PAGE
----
Boxer Michael Conlan's slap on the head was impetus for his Olympic win
MICHAEL Conlan said a slap on the head from coach Billy Walsh drove him on to beat Frenchman Nordine Oubaali.
The 20-year-old Belfast man struggled to assert himself early against his stockier, more powerful foe, but turned up the heat after heading into the final round level to claim a 22-18 victory.
Conlan, who joins team-mates John Joe Nevin and Katie Taylor in their respective semi-finals with Paddy Barnes still to come, said: "My coach told me to put the boot in because I was a bit too quiet. Thank God he gave me a slap on the head and drove me on.
"Words can't describe what I'm feeling but I knew I'd be here on the day. When I watched Andy Lee and Amir Khan in 2004 I told my mother I would be here. Hopefully I can go one better than Khan and go all the way."
The compact Oubaali produced the cleaner work up front in the first round, but Conlan ended the round well to chisel a 5-5 tie. They were level again at the end of the second, Oubaali's intensity keeping him on a par with the more adventurous Irishman.
But Conlan stepped it up in the third, stabbing home a fine left hand as the Frenchman's work lost its snap. A grandstand finish from the Belfast man, in which he landed with both left and right hooks, helped him pull it out in style.
Conlan will face Andrew Selby's conqueror, Robeisy Ramirez Carrazana, in the semi-finals while the second semi will see brilliant Russian world champion Misha Aloian take on Tugstsogt Nyambayar of Mongolia.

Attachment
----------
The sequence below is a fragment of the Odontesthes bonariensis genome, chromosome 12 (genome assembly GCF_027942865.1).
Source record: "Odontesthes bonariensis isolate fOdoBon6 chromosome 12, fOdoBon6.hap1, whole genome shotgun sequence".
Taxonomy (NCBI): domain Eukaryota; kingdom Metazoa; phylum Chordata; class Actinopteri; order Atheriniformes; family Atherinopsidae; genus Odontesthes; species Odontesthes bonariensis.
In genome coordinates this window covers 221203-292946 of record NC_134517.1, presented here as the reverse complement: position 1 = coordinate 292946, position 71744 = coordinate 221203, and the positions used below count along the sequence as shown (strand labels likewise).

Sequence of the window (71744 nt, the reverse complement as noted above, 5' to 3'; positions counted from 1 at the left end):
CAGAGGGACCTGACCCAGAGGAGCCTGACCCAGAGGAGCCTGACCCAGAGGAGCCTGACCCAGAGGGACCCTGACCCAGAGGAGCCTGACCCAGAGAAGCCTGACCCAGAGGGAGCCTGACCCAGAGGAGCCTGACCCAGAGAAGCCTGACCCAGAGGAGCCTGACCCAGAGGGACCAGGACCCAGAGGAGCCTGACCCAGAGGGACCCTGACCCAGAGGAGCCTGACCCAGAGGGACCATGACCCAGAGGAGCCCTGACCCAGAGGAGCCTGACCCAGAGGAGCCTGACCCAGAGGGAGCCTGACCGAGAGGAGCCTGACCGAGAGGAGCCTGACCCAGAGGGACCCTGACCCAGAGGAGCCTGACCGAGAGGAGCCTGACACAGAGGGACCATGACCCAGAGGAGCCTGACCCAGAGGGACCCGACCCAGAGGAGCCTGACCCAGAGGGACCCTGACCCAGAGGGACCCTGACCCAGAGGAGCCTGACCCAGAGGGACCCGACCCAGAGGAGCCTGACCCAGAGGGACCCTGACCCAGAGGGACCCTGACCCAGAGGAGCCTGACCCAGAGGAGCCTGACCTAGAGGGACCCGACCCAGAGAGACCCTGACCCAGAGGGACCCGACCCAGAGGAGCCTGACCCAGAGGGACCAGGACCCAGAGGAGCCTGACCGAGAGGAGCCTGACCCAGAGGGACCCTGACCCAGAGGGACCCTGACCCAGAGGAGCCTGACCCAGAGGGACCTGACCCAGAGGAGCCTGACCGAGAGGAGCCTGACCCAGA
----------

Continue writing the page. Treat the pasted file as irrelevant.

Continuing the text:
Aloian produced a superb performance of amateur boxing skills to see off teenage Puerto Rican Jeyvier Cintron 23-13, while the rugged Mongolian came on strong in the last round to defeat Uzbek Jasurbek Latipov.
There was drama in the men's welterweight division when Frenchman Alexis Vastine was handed a two-point penalty in his bout with Ukraine's world number one Taras Shelestyuk, and was beaten on countback after an 18-18 draw.
Vastine, who was also denied victory in the Beijing semi-final four years ago due to two late warnings, reacted furiously, sitting for some time in the centre of the ring, and the French federation announced an appeal.
Both the French appeal and that of the Canadians after Custio Clayton's countback loss to Great Britain's Fred Evans were allowed to proceed by world governing body AIBA, who were expected to sit late into the night.
American Errol Spence - who won an appeal earlier this week against India's Krishnan Vikas, finally bowed out 16-11 to Russia's Andrey Zamkovoy. It means a US men's boxing team will fail to medal for the first time in Olympic history.